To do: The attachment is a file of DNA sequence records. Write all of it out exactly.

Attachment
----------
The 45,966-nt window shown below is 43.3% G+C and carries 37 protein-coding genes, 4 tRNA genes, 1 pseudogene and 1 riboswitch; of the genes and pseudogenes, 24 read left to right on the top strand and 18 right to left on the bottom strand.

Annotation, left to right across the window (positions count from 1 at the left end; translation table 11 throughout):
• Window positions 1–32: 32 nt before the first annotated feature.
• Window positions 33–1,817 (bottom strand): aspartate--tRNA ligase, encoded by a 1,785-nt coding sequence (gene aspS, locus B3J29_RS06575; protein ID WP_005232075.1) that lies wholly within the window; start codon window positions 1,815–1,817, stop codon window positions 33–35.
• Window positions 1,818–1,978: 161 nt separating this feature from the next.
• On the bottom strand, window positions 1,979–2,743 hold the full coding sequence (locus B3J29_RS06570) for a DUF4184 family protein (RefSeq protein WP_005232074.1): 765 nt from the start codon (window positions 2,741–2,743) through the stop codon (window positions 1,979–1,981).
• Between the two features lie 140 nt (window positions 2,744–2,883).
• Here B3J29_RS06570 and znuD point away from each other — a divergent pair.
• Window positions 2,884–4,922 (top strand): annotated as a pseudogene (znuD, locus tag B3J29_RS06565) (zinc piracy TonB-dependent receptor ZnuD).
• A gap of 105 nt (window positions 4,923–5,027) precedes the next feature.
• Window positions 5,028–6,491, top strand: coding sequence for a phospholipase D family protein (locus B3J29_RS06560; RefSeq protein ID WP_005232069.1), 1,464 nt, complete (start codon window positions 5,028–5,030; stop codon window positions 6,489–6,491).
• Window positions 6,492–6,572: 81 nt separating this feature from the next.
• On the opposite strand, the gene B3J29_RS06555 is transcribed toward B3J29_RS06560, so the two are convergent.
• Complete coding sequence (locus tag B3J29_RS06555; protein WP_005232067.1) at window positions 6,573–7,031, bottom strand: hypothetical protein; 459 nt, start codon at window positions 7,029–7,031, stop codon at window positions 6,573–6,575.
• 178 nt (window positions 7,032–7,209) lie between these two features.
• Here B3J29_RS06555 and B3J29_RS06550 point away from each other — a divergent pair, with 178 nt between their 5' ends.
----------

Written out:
The 45,966-nt window shown below is 43.3% G+C and carries 37 protein-coding genes, 4 tRNA genes, 1 pseudogene and 1 riboswitch; of the genes and pseudogenes, 24 read left to right on the top strand and 18 right to left on the bottom strand.

Annotation, left to right across the window (positions count from 1 at the left end; translation table 11 throughout):
• Window positions 1–32: 32 nt before the first annotated feature.
• Window positions 33–1,817 (bottom strand): aspartate--tRNA ligase, encoded by a 1,785-nt coding sequence (gene aspS, locus B3J29_RS06575; protein ID WP_005232075.1) that lies wholly within the window; start codon window positions 1,815–1,817, stop codon window positions 33–35.
• Window positions 1,818–1,978: 161 nt separating this feature from the next.
• On the bottom strand, window positions 1,979–2,743 hold the full coding sequence (locus B3J29_RS06570) for a DUF4184 family protein (RefSeq protein WP_005232074.1): 765 nt from the start codon (window positions 2,741–2,743) through the stop codon (window positions 1,979–1,981).
• Between the two features lie 140 nt (window positions 2,744–2,883).
• Here B3J29_RS06570 and znuD point away from each other — a divergent pair.
• Window positions 2,884–4,922 (top strand): annotated as a pseudogene (znuD, locus tag B3J29_RS06565) (zinc piracy TonB-dependent receptor ZnuD).
• A gap of 105 nt (window positions 4,923–5,027) precedes the next feature.
• Window positions 5,028–6,491, top strand: coding sequence for a phospholipase D family protein (locus B3J29_RS06560; RefSeq protein ID WP_005232069.1), 1,464 nt, complete (start codon window positions 5,028–5,030; stop codon window positions 6,489–6,491).
• Window positions 6,492–6,572: 81 nt separating this feature from the next.
• On the opposite strand, the gene B3J29_RS06555 is transcribed toward B3J29_RS06560, so the two are convergent.
• Complete coding sequence (locus tag B3J29_RS06555; protein WP_005232067.1) at window positions 6,573–7,031, bottom strand: hypothetical protein; 459 nt, start codon at window positions 7,029–7,031, stop codon at window positions 6,573–6,575.
• 178 nt (window positions 7,032–7,209) lie between these two features.
• Here B3J29_RS06555 and B3J29_RS06550 point away from each other — a divergent pair, with 178 nt between their 5' ends.